During the estate planning process, most people focus primarily on making sure their children are provided for, and they give little thought to their digital accounts. But people often underestimate just how much of their lives take place online these days.
Most companies refuse to give family members access to online accounts even after a death has occurred because of privacy reasons, which means you need to plan ahead of time for how these accounts should be handled.
Here are four specific reasons why you want to make sure to address your digital accounts in your estate plan, which were discussed in a recent news article:
Bills that are managed online could be forgotten about and result in negative consequences for your survivors. If no one has access to your online financial accounts or email for bill notifications, they can easily go unpaid and your survivors could end up with late fees or worse.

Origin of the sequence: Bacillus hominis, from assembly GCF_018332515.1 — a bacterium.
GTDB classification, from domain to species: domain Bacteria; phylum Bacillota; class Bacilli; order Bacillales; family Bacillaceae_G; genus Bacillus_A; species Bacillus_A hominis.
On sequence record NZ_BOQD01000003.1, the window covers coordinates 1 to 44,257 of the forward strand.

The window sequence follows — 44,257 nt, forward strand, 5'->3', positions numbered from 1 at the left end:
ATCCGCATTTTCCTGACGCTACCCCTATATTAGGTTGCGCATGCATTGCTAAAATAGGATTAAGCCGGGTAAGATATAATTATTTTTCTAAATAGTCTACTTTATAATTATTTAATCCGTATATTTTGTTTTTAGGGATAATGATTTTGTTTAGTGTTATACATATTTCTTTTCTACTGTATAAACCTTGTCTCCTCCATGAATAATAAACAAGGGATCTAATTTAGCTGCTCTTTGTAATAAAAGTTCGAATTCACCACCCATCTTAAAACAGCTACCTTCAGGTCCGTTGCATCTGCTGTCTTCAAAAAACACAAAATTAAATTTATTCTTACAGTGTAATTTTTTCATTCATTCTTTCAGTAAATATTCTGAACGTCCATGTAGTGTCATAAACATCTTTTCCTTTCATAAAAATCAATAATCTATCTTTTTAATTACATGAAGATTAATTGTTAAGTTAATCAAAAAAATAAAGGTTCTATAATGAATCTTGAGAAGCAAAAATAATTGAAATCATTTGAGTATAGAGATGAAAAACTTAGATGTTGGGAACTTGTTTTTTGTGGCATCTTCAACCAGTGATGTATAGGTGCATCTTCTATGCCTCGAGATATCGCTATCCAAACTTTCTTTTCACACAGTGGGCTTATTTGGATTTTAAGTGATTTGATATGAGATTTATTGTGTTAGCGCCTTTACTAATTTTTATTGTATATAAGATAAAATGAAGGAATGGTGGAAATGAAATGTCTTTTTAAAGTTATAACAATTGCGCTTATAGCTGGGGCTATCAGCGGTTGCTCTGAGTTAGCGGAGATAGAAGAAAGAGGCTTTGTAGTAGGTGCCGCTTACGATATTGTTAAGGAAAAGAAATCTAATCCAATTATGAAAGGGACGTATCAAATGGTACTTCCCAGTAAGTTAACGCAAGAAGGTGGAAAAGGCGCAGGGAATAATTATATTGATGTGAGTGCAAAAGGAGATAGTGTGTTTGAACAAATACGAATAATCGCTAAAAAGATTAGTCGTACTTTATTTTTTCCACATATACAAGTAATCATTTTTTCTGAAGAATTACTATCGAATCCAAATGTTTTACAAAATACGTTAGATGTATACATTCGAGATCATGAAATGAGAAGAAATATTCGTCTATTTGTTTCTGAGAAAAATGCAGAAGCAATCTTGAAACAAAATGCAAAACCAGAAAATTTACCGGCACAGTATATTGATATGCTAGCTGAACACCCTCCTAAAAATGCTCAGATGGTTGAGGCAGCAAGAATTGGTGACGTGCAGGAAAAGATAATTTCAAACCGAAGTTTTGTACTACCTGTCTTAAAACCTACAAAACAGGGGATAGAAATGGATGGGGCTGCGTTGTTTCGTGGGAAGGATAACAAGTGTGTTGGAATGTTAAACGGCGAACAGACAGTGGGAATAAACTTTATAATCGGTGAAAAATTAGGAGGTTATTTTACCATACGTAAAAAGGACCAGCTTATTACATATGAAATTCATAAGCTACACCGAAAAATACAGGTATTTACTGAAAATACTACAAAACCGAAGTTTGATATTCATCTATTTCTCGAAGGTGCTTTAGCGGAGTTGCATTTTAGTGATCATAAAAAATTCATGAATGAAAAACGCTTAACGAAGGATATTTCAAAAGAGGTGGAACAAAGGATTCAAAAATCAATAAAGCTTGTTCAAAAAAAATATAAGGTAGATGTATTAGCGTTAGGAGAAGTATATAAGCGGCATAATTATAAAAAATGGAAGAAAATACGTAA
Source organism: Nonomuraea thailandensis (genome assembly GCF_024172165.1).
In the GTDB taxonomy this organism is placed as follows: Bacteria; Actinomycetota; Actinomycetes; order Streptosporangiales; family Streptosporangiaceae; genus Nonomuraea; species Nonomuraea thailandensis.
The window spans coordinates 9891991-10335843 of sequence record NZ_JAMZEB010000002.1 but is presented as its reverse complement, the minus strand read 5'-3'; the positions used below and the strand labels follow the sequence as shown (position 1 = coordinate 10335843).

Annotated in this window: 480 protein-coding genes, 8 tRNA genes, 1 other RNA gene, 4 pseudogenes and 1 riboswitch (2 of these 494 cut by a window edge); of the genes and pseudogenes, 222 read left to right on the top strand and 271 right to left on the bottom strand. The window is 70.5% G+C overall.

Important possessions and documents like photos, work or unreleased creative endeavors may never see the light of day. If no one has access to your computer or the online accounts where these documents are saved, it is possible that they could be lost.
You identity could be stolen. Worse than your digital life being lost is if it were to be stolen by hackers who may try to use your identity to commit crimes.
Private or embarrassing secrets or accounts could be exposed. Many people have things online that they would not want revealed to the public, so it’s important to have a plan in place regarding how these accounts should be treated.
Earlier this month we discussed how Facebook and Google now make it easier for users to select people to manage their accounts posthumously. This is just one of the issues that you will want to discuss with your estate planning lawyer.